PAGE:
I think I saw, immediately, that we had much in common – especially in terms of writing – and yet because of that, perhaps, there was also competitiveness and jealousy. I knew Joyce and Ellen longer, but they had secrets with Carol from their time in sixth grade, which made me feel left out. I felt that something just wasn’t quite right between Carol and me. Of course, it might have been that we might never be friends, but I felt that we could.

My students would listen, riveted. I always found it amazing how difficult it was for my students to see their teachers as kids themselves at one time. But whenever I shared a story – almost always, towards a writing lesson – it helped them to see me as not only a kid, but a human being. And human beings can get hurt.

What happened that Valentine’s Day was simple: Carol decided to give out little Valentine’s cards that year. As I explained to my students, even in my day (when dinosaurs roamed the planet), we had stopped giving out Valentine’s cards to our whole class; we were far too cool for that. But Carol’s card were cute, and because not many, if anyone, did this anymore, it was a big deal when she handed them out to everyone.

Except to me.

No, it wasn’t a mistake: Carol had intentionally skipped me – that much was clear. At that point, as I told the story, I wouldn’t have to go any further to explain that feeling of hurt I had, that feeling of being left out, because my students got it, even the most “popular” ones. The only one not to get a card? The only one?

I barely could contain my sadness on my way home from school; I remember walking on my own, though I usually walked with my friends. I knew that if I talked to them, I would start to cry.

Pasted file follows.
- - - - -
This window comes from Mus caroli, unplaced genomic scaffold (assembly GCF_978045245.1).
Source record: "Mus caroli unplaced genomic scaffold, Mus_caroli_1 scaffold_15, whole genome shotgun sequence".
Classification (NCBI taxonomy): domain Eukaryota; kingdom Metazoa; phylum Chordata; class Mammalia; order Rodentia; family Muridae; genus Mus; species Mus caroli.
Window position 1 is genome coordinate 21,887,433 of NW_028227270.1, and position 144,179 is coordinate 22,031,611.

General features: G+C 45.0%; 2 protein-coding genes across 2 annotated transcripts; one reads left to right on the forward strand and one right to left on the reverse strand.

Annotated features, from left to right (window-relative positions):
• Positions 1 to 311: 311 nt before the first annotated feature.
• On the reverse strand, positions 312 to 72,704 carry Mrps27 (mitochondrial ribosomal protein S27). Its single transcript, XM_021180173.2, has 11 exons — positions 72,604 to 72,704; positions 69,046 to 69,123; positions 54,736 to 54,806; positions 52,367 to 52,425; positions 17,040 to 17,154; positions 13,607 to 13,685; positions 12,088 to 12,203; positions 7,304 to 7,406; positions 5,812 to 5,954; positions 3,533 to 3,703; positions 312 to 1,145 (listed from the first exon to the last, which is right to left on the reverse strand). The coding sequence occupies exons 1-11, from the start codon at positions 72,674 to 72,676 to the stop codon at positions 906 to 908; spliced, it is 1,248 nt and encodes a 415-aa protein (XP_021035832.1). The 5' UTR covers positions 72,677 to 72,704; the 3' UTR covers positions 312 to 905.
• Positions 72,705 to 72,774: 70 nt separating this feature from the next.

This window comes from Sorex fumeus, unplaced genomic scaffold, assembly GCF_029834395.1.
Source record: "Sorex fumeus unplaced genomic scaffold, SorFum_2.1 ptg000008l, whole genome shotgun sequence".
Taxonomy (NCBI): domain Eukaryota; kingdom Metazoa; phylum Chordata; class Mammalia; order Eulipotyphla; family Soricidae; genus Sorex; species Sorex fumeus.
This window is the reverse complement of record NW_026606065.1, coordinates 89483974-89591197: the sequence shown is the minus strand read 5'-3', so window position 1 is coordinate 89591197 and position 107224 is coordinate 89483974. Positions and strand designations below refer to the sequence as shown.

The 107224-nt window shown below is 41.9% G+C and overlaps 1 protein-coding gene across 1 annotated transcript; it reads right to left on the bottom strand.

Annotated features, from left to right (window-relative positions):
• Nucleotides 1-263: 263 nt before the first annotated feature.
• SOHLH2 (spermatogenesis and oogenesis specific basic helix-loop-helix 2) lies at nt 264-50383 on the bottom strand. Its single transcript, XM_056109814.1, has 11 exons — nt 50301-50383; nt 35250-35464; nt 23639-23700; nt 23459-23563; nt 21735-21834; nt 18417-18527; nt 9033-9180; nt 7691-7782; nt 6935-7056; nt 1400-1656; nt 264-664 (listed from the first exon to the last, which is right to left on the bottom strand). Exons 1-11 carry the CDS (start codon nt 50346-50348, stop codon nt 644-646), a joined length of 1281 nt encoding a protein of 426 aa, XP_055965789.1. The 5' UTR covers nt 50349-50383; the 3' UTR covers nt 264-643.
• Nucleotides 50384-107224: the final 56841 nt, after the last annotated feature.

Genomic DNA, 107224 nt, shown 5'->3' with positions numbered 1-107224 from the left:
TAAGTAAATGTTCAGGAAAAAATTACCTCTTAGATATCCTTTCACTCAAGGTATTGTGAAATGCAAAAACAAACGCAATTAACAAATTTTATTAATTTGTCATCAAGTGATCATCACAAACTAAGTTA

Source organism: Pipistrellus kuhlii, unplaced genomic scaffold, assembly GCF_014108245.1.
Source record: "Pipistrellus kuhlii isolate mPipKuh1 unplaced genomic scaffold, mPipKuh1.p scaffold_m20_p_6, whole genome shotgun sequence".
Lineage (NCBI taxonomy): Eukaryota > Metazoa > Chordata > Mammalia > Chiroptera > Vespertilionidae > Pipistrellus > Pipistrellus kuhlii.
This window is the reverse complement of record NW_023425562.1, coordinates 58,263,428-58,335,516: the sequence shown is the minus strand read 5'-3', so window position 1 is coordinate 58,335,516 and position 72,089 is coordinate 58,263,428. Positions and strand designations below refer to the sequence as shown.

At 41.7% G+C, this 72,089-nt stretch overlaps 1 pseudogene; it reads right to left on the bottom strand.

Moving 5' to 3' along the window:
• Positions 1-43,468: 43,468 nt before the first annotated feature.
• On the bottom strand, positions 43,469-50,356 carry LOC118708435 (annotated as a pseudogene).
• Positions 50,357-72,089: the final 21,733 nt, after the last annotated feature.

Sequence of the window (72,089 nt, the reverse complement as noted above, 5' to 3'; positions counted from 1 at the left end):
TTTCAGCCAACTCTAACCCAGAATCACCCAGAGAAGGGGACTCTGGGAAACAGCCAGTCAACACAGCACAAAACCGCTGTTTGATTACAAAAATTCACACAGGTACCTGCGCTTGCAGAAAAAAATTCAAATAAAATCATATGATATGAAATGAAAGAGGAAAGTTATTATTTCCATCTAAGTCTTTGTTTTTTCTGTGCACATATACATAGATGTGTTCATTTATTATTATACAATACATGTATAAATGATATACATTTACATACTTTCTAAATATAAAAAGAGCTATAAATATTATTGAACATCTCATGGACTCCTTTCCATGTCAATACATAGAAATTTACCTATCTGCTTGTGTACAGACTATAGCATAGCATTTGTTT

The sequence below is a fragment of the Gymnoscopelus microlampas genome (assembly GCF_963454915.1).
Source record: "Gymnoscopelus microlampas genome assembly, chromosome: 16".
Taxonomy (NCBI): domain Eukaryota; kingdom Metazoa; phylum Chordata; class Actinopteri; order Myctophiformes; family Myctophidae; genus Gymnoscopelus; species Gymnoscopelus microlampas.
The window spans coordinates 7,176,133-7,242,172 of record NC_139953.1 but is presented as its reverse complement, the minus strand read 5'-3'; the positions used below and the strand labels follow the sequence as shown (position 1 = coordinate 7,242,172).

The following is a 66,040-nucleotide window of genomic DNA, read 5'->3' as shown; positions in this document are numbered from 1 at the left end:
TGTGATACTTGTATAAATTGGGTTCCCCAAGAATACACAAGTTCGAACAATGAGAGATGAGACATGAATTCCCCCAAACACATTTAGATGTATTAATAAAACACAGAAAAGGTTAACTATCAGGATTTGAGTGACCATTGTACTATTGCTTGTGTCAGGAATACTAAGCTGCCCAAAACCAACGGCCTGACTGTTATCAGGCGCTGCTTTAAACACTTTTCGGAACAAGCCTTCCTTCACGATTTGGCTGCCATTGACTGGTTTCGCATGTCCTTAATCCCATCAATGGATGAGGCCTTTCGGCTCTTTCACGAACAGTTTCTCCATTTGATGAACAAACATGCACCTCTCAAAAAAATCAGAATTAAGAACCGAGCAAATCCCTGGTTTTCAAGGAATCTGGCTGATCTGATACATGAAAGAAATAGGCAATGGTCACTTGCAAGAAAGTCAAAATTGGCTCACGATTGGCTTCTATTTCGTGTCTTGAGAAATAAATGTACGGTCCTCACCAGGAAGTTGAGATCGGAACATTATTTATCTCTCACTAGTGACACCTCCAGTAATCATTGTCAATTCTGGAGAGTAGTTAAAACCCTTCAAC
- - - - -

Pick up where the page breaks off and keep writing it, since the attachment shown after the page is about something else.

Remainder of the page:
When I got home, of course, it all spilled out, with my tears. As my mother listened, she asked me a simple question: “Did you ask her why she left you out?”

No, I had not – I hadn’t even thought of it. She suggested I do just that.

So the next day, I dragged myself over to Carol, and I asked her. Her answer? “Because you don’t like me.”

I was incredulous. “I like you. You don’t like me!”

And so we went, back and forth. Somehow, each of us had gotten a different impression of the other, and we had been holding it in for so long.

And so, that day, we became friends – real friends. And we are still friends today – many, many years later.

In that story, I pulled up all sorts of things together for my students: the importance of not keeping things in, whether spoken or written; the realization that others have been hurt, have hurt others, and are hurting today, right this very minute. And – of course – the importance of including others, whenever you can.

Thus, the page from one student’s literary scrapbook, above. Effects on Others is one way to help students analyze characters in literature. What effects do others have on us, and what effects do we have on others? And, of course, this is a good way to think about ourselves each and every day. On Valentine’s Day, I would remind my students of that Valentine’s card I didn’t receive.

A lesson, I hoped, that would last a lot longer than a piece of chocolate or a pencil.